Thursday, July 08, 2010

On the Road Eats: Boston Review of The Gallows

Over the years I have made it through much of Boston's restaurant scene. It's one of the things I love about that city — it's small enough that you can really get a thorough sense of what eats it has to offer, yet there's enough turnover so that there are always new places to try. The Gallows opened up just a few weeks before my visit in the same space as the now-defunct Cafe Umbra, a restaurant I had previously visited and liked a lot. The Gallows has a terrible name that could be an ominous statement on its future, but luckily, the food should keep it going for some time. It's a noisy, dark space and there weren't enough servers, but those are kinks that the restaurant may work out over time. The menu is original, extensive and in addition, there's a whole page of daily specials.

Longshoreman's Platter
The menu includes a set of platters and the ingredients used on any given day are part of the specials. This included smoked scallops, fennel cured salmon, horseradish beets, pickled vegetables, a dill cucumber mix, broiled brandade (yes, we had this twice in one day) and a few pieces of bread and a side of mustard. The smoked scallops were really interesting. I usually reject scallops for their bland taste and squishy texture, but here, the smokiness was lovely; it was akin to smoked mozzarella. The cod was served warm, giving it a leg up on the one we had at Coppa earlier in the day. And the salmon was wonderful with just a mild fennel undertone.

One of the unique offerings on the menu is the array of poutines, a mixture of french fries, gravy and cheese curds, native to Quebec. We settled on the summer poutine, mixed with vegetables — mostly carrots and fava beans. It was properly salty, glowing with umami. And the vegetables were a really great contrast with the french fries.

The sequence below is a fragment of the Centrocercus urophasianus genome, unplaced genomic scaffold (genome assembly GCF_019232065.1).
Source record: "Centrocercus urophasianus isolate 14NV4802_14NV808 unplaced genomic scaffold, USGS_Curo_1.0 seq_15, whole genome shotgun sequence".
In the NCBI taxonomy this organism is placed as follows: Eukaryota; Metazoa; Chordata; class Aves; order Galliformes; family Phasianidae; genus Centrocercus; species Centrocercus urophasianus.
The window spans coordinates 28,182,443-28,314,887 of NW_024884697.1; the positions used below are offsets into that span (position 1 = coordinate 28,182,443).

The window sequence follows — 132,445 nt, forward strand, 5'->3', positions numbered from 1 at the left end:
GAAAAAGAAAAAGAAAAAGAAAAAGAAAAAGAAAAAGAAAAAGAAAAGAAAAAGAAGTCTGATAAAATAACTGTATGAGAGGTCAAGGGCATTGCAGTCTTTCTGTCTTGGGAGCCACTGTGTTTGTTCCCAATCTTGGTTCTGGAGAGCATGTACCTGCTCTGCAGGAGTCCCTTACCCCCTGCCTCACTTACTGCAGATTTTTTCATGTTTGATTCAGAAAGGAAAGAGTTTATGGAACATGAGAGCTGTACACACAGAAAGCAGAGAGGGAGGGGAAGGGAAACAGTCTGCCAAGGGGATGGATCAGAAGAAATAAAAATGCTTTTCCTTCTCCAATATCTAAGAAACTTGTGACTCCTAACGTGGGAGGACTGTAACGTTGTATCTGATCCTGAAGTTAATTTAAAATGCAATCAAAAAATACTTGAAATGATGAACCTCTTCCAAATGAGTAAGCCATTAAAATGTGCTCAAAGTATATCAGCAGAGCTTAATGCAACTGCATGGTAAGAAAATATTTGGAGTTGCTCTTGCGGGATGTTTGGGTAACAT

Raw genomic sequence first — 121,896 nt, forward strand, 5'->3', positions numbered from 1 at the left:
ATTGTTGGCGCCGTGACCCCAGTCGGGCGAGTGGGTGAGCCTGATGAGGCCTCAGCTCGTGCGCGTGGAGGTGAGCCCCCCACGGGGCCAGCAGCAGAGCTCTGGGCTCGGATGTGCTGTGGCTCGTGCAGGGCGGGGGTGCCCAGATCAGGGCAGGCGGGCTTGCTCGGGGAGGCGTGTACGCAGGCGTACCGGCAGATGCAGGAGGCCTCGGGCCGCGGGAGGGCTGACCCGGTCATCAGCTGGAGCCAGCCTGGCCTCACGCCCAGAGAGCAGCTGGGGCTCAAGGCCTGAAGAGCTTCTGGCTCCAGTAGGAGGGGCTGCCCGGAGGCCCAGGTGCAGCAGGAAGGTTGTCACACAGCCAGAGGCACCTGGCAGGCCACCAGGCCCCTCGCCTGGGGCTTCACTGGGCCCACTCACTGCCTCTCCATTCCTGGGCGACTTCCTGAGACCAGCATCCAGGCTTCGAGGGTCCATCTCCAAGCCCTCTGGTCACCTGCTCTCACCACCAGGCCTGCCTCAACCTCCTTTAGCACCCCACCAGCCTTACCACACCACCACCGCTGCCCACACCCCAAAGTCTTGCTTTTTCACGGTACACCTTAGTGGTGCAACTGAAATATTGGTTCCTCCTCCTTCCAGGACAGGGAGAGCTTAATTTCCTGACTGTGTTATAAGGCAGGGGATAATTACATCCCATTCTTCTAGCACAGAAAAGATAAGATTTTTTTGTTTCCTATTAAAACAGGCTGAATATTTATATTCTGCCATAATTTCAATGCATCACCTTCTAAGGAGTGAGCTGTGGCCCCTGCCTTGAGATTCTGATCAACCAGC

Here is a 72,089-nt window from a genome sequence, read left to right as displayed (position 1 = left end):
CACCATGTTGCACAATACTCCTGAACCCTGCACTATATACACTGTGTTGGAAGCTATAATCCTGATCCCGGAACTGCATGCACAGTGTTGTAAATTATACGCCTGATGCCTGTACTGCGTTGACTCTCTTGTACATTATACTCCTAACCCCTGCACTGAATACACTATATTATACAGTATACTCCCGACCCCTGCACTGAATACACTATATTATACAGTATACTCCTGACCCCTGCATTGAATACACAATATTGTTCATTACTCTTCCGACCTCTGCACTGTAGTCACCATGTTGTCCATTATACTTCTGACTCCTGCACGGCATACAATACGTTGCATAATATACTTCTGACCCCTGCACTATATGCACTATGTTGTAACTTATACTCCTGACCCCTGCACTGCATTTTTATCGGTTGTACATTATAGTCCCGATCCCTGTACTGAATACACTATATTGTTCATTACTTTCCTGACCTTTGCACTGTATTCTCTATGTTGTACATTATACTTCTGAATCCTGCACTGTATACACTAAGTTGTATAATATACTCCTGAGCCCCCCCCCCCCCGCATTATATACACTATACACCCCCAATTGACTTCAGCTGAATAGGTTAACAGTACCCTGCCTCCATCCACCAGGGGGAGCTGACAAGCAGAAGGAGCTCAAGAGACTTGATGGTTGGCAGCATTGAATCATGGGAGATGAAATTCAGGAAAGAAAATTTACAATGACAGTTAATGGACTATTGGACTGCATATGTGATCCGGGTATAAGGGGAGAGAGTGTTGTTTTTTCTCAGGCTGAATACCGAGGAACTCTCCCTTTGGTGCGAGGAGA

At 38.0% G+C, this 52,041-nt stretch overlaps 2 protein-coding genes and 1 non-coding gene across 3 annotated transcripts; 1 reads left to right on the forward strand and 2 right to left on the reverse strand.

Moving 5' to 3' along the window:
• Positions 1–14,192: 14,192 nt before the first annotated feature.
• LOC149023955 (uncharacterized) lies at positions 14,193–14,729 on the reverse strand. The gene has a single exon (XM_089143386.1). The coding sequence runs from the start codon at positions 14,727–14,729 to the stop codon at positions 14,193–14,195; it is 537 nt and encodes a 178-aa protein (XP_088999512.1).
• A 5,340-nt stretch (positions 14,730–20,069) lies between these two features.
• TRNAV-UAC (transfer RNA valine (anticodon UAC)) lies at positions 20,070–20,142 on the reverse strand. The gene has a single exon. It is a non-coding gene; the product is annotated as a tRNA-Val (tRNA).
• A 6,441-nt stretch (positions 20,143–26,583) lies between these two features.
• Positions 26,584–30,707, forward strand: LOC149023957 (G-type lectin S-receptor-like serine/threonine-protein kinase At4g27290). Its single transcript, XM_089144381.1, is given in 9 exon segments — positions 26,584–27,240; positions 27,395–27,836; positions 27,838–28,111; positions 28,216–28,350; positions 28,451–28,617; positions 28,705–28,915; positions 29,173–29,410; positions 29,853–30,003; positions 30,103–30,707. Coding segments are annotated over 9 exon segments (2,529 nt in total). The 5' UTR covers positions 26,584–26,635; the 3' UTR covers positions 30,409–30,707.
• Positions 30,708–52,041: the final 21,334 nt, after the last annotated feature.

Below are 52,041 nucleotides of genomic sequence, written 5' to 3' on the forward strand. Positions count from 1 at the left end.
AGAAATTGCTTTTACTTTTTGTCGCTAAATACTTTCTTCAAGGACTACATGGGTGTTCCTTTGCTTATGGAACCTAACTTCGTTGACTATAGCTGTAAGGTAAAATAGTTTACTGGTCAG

The whole roasted Duxbury fluke was also a special of the day. I have rarely seen fluke served this way. It's more often used for sashimi. This was topped with a fava, mint and radish salad. It was a nice, healthy entree, but I did worry that roasting could make it dry. That wasn't as much a problem as the lack of seasoning. The dry mix on top meant there wasn't much of a sauce to flavor the fish.

The berkshire pork was smoke roasted with fried green tomatoes and potato salad. The pork was intensely smokey and a bbq jus was a great way to bring that flavor to the plate without adding a heavy sauce that would overwhelm the meat. The tomatoes and potato salad were amazing.

Dessert options were uninspiring at The Gallows, so we traveled to Hungry Mother to finish off the night.

The roasted strawberry tart with basil ice cream was summery and fresh. I loved the crust of the tart and basil ice cream is a winning combination for me.

The salted caramel cake with anglaise and candied bacon was a little on the sweet side for me and though bacon may soon become more tired than innovative, I still consider it a delightful counterpoint to sweets.

No comments:

Post a Comment